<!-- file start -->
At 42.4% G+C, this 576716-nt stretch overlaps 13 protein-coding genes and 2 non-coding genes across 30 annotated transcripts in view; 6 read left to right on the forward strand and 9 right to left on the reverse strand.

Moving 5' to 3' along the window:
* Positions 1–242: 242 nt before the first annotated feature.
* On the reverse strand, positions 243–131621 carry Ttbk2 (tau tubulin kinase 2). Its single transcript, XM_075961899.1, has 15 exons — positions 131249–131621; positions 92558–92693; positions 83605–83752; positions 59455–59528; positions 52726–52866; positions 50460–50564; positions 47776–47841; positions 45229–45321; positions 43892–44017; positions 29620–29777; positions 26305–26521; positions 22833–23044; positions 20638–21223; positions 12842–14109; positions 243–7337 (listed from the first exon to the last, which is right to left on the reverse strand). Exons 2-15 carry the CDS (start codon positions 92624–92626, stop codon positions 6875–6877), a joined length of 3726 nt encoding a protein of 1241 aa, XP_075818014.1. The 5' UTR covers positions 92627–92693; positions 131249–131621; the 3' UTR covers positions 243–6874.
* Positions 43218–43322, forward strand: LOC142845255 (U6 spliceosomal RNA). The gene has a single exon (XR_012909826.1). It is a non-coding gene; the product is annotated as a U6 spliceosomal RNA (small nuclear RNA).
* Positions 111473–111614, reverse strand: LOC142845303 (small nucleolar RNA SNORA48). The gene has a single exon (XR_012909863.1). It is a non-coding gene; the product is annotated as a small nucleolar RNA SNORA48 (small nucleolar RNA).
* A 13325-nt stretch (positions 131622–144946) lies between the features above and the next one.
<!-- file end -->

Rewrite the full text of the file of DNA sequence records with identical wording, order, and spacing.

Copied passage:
At 42.4% G+C, this 576716-nt stretch overlaps 13 protein-coding genes and 2 non-coding genes across 30 annotated transcripts in view; 6 read left to right on the forward strand and 9 right to left on the reverse strand.

Moving 5' to 3' along the window:
* Positions 1–242: 242 nt before the first annotated feature.
* On the reverse strand, positions 243–131621 carry Ttbk2 (tau tubulin kinase 2). Its single transcript, XM_075961899.1, has 15 exons — positions 131249–131621; positions 92558–92693; positions 83605–83752; positions 59455–59528; positions 52726–52866; positions 50460–50564; positions 47776–47841; positions 45229–45321; positions 43892–44017; positions 29620–29777; positions 26305–26521; positions 22833–23044; positions 20638–21223; positions 12842–14109; positions 243–7337 (listed from the first exon to the last, which is right to left on the reverse strand). Exons 2-15 carry the CDS (start codon positions 92624–92626, stop codon positions 6875–6877), a joined length of 3726 nt encoding a protein of 1241 aa, XP_075818014.1. The 5' UTR covers positions 92627–92693; positions 131249–131621; the 3' UTR covers positions 243–6874.
* Positions 43218–43322, forward strand: LOC142845255 (U6 spliceosomal RNA). The gene has a single exon (XR_012909826.1). It is a non-coding gene; the product is annotated as a U6 spliceosomal RNA (small nuclear RNA).
* Positions 111473–111614, reverse strand: LOC142845303 (small nucleolar RNA SNORA48). The gene has a single exon (XR_012909863.1). It is a non-coding gene; the product is annotated as a small nucleolar RNA SNORA48 (small nucleolar RNA).
* A 13325-nt stretch (positions 131622–144946) lies between the features above and the next one.